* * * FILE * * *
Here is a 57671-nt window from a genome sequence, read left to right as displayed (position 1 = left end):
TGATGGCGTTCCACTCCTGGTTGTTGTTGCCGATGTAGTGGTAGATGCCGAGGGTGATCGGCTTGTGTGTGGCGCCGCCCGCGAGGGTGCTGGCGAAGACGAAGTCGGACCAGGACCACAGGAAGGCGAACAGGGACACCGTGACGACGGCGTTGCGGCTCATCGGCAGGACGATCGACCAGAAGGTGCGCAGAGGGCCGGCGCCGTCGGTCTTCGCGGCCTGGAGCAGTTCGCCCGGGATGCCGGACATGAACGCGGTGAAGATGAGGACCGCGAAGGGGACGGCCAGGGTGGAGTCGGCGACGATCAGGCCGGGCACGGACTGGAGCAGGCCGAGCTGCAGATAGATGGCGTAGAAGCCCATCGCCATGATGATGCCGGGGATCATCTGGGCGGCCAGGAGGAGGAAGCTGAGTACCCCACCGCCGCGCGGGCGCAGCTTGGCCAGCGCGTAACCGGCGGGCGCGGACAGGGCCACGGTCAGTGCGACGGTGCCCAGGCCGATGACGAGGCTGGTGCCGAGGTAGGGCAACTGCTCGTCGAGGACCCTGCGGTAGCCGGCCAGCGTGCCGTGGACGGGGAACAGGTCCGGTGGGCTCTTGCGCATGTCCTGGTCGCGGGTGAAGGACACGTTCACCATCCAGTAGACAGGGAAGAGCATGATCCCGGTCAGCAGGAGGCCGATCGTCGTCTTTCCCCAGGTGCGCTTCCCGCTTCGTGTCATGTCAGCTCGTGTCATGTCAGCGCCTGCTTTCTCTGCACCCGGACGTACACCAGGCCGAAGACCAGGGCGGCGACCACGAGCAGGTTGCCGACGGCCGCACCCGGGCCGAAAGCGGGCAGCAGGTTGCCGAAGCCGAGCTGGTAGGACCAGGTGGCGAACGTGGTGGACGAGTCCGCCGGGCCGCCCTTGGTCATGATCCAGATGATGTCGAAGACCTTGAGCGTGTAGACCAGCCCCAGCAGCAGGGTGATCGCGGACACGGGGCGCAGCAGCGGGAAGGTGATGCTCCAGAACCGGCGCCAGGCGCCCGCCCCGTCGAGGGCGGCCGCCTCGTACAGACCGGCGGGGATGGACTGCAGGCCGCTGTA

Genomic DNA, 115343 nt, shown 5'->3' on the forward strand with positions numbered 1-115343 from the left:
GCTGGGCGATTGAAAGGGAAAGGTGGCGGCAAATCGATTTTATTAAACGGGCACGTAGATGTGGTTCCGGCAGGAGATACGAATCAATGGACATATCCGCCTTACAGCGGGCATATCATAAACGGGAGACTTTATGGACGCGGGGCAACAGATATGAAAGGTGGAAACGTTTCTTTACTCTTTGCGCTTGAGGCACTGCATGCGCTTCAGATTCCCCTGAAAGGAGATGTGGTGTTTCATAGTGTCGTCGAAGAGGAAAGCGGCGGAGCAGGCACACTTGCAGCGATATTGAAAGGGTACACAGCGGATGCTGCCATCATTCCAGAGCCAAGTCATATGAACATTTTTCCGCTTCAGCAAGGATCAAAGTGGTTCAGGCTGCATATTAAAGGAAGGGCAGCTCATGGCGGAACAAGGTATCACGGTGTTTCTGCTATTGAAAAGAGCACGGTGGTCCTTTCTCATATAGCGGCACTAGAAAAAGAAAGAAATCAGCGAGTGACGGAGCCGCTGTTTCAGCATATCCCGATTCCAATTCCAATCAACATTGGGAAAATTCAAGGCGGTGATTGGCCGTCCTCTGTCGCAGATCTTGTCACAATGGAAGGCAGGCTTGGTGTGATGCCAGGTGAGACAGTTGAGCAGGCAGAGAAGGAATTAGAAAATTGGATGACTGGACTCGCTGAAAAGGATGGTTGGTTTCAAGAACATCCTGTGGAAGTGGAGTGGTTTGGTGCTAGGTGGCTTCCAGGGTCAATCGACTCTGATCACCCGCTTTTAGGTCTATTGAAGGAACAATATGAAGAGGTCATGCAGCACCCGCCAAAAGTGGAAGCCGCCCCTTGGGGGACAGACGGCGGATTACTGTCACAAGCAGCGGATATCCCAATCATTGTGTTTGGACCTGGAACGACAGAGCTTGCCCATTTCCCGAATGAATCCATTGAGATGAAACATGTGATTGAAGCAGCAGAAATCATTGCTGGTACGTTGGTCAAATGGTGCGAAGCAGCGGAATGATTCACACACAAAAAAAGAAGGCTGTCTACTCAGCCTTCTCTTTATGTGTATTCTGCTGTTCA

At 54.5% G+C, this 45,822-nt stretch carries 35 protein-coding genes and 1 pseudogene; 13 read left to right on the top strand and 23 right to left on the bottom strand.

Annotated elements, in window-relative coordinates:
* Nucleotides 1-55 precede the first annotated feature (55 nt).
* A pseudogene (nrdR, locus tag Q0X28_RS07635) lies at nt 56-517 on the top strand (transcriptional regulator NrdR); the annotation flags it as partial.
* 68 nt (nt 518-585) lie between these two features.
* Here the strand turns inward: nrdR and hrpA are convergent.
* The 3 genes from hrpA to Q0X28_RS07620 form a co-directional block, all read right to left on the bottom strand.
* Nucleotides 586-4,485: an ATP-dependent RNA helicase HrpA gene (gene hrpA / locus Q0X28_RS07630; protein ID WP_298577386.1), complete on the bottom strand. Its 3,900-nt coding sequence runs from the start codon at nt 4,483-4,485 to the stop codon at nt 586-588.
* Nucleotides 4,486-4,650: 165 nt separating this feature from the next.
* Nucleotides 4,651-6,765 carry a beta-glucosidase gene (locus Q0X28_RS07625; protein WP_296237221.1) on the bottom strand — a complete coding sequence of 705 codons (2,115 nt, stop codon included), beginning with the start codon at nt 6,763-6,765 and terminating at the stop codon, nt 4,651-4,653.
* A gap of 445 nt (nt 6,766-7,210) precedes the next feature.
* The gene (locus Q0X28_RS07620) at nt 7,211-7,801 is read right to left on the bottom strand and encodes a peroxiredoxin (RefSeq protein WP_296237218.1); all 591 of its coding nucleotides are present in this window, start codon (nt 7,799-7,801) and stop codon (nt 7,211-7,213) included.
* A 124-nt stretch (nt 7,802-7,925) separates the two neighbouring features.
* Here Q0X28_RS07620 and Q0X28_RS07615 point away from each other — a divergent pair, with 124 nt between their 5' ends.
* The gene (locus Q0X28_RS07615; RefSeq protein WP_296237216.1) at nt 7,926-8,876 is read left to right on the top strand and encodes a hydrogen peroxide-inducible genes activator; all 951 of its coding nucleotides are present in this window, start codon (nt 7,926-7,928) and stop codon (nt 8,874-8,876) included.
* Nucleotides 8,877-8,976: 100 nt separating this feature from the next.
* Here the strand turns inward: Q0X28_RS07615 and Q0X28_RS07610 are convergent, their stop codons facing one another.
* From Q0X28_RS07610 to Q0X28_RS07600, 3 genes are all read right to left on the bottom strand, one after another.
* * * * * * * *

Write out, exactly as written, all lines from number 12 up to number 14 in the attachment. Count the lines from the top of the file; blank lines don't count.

* Nucleotides 586-4,485: an ATP-dependent RNA helicase HrpA gene (gene hrpA / locus Q0X28_RS07630; protein ID WP_298577386.1), complete on the bottom strand. Its 3,900-nt coding sequence runs from the start codon at nt 4,483-4,485 to the stop codon at nt 586-588.
* Nucleotides 4,486-4,650: 165 nt separating this feature from the next.
* Nucleotides 4,651-6,765 carry a beta-glucosidase gene (locus Q0X28_RS07625; protein WP_296237221.1) on the bottom strand — a complete coding sequence of 705 codons (2,115 nt, stop codon included), beginning with the start codon at nt 6,763-6,765 and terminating at the stop codon, nt 4,651-4,653.